The irony of all these examples is that the solution to the problem was at hand at the very time the Jeremiahs spoke. The combine harvester trebled the efficiency of the harvest and – apart from the potato famine (a political famine) – no one starved in Europe. The discovery of oil and gas greatly expanded the availability and expected duration of fossil fuels. The green revolution of Norman Borlaug ForMemRS introduced new strains of wheat, and hunger now appears to be in terminal decline. In contrast to all this, in 1830 the 1st Baron Macaulay FRS asked:
On what principle is it that, when we look we see nothing but improvement behind us, we are to expect nothing but deterioration before us? I have some sympathy with this point of view.
I suggest that the demographic transition that started 70 years ago is the solution to those who cry wolf about the climate now. In the countryside, another child is a useful pair of hands from the age of 6, while a child in a city is a burden until they are 15. Everywhere in the world where more people live in cities than the countryside (North America, Europe, Japan and Australasia), the local population (excluding immigration) is in decline, with fewer than 2.1 children per family. Globally, the number of children per family has halved since 1970 from 5 per family to 2.3 today. China’s population will peak in the early 2030s and will be less in 2060 than it was in 2000.† There will be 200 million fewer people on earth in 2100 than at the peak in the 2060s.‡ There will be plenty of empty houses for people who are actually displaced by any sea level rise at that time.
The climate change imperative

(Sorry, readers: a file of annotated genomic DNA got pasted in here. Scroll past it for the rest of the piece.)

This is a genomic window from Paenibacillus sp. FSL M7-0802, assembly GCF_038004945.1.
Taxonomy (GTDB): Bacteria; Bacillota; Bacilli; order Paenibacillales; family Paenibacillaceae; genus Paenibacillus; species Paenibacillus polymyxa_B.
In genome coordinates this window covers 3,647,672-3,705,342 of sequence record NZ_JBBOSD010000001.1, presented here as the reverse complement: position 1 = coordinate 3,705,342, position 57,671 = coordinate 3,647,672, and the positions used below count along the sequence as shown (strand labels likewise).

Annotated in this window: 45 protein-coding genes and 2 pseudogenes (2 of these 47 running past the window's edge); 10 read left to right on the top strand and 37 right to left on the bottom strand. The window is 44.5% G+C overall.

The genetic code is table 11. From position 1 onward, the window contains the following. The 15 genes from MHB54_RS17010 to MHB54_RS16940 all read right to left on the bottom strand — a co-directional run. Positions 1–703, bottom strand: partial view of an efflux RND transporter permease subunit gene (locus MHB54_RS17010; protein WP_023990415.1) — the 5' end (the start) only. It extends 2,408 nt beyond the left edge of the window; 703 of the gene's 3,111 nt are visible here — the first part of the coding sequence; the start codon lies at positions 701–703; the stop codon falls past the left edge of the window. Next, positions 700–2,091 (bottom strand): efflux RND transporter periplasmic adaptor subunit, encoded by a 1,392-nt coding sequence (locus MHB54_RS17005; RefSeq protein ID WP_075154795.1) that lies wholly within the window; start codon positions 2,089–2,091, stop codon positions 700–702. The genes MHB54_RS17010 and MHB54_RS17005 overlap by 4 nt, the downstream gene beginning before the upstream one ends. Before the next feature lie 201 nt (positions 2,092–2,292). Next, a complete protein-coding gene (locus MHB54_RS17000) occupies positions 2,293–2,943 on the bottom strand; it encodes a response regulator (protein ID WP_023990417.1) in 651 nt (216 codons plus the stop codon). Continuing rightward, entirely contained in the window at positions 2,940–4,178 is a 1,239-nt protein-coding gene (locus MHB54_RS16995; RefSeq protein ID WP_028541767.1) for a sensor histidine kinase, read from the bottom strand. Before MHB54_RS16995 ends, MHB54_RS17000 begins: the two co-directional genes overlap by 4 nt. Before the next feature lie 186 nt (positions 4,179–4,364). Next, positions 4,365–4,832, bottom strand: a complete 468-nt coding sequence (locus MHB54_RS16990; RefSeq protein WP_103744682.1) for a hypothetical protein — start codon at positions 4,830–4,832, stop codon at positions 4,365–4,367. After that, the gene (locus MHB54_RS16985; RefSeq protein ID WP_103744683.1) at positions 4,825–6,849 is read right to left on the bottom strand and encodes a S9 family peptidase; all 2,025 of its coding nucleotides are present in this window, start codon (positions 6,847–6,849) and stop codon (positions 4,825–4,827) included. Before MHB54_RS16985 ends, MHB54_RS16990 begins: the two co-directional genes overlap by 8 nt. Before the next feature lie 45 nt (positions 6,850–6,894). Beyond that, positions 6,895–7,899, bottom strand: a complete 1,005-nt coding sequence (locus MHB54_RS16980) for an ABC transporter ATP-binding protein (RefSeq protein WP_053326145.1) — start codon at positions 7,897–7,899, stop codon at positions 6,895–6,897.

In the 1990s the global average surface temperature had been rising sharply for 15 years, and many predicted that this rate of warming would continue, when in fact it has halved. This lesson of history is regularly ignored as the current level of climate alarm is cranked up.
The upsides of more carbon dioxide in the atmosphere.
The historical character of science was a dispassionate evaluation of all the relevant facts on a particular issue. It is sad that the upsides of increased carbon dioxide levels in the atmosphere (such as the greening of the biosphere) are systemically ignored or discounted, while those matters which are neutral, such as storm frequency and severity are spun to be hostile to humanity. All the data shows that extreme events were more extreme and more common in the first half of the 20th century, but climate change is supposed to have started in 1960 – in most accounts.
The smart phone is an epitome of dematerialisation of the world economy. The services now fitting in the palm of the hand would thirty years ago have required a table full of equipment – phone, TV, video recorder and player, alarm clock, dictaphone, newspapers and magazines, TV, answerphone, letters.
Sense of balance
For £1 devoted to mitigating climate change, how much money should be set aside for mitigating Carrington events, pandemics, global financial collapse, volcanoes, earthquakes and tsunamis, and other threats? What is the appropriate level of global insurance, and indeed the insurance for poorer countries?